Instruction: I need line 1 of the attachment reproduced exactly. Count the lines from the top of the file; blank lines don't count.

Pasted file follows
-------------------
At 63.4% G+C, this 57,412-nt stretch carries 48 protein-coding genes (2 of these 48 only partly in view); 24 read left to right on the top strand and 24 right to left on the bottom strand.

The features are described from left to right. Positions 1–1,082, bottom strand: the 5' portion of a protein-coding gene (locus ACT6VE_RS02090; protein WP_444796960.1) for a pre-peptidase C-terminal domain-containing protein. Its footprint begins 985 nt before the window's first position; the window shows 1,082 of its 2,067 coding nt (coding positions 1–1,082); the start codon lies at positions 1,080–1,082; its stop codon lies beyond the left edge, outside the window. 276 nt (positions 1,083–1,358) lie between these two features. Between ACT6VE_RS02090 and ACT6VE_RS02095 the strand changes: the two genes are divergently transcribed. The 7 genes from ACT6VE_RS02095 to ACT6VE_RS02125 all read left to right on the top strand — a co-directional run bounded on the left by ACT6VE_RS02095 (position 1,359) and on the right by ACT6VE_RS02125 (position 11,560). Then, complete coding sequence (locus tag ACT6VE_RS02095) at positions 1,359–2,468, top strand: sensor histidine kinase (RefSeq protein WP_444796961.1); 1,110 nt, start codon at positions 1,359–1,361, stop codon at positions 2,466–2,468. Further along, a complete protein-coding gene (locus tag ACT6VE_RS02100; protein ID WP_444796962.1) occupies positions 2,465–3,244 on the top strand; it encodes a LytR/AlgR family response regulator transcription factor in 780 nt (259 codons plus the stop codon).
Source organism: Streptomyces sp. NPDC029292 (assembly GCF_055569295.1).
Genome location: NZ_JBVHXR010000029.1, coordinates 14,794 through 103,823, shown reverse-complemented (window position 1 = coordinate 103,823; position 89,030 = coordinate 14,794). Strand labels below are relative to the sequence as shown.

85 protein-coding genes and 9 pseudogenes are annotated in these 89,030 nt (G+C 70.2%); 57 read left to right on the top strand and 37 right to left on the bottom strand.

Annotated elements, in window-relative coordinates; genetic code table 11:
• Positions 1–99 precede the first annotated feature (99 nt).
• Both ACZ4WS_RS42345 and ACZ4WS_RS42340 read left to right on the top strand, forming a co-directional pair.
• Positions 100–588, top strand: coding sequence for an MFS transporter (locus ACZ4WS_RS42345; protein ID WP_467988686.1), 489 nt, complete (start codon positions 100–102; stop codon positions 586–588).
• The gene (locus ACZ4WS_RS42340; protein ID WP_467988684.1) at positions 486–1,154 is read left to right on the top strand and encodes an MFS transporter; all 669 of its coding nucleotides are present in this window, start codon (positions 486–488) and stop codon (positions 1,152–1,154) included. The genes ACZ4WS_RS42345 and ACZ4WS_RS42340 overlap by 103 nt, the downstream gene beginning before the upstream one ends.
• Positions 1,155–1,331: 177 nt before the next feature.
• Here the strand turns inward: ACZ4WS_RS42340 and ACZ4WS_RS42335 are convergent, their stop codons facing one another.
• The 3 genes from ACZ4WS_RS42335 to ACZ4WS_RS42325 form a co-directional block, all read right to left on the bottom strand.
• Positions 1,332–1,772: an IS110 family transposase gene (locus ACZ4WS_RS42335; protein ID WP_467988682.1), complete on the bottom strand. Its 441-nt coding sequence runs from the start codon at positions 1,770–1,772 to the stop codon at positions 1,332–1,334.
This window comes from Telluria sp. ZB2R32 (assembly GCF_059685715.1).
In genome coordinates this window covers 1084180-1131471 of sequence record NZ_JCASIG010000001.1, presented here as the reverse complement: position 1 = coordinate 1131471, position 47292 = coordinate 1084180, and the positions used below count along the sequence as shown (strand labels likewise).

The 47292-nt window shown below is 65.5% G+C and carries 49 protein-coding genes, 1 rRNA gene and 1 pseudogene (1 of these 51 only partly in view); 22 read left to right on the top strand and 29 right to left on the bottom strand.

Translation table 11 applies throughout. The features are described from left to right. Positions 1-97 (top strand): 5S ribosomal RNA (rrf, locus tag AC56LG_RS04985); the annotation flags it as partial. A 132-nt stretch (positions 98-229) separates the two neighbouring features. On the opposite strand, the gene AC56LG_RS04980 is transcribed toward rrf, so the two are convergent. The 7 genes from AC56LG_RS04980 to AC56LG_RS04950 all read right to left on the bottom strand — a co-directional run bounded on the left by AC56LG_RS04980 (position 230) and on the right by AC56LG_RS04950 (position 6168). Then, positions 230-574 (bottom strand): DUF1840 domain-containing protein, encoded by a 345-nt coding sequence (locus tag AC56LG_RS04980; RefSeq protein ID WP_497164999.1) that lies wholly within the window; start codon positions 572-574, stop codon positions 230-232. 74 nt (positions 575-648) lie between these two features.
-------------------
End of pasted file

At 63.4% G+C, this 57,412-nt stretch carries 48 protein-coding genes (2 of these 48 only partly in view); 24 read left to right on the top strand and 24 right to left on the bottom strand.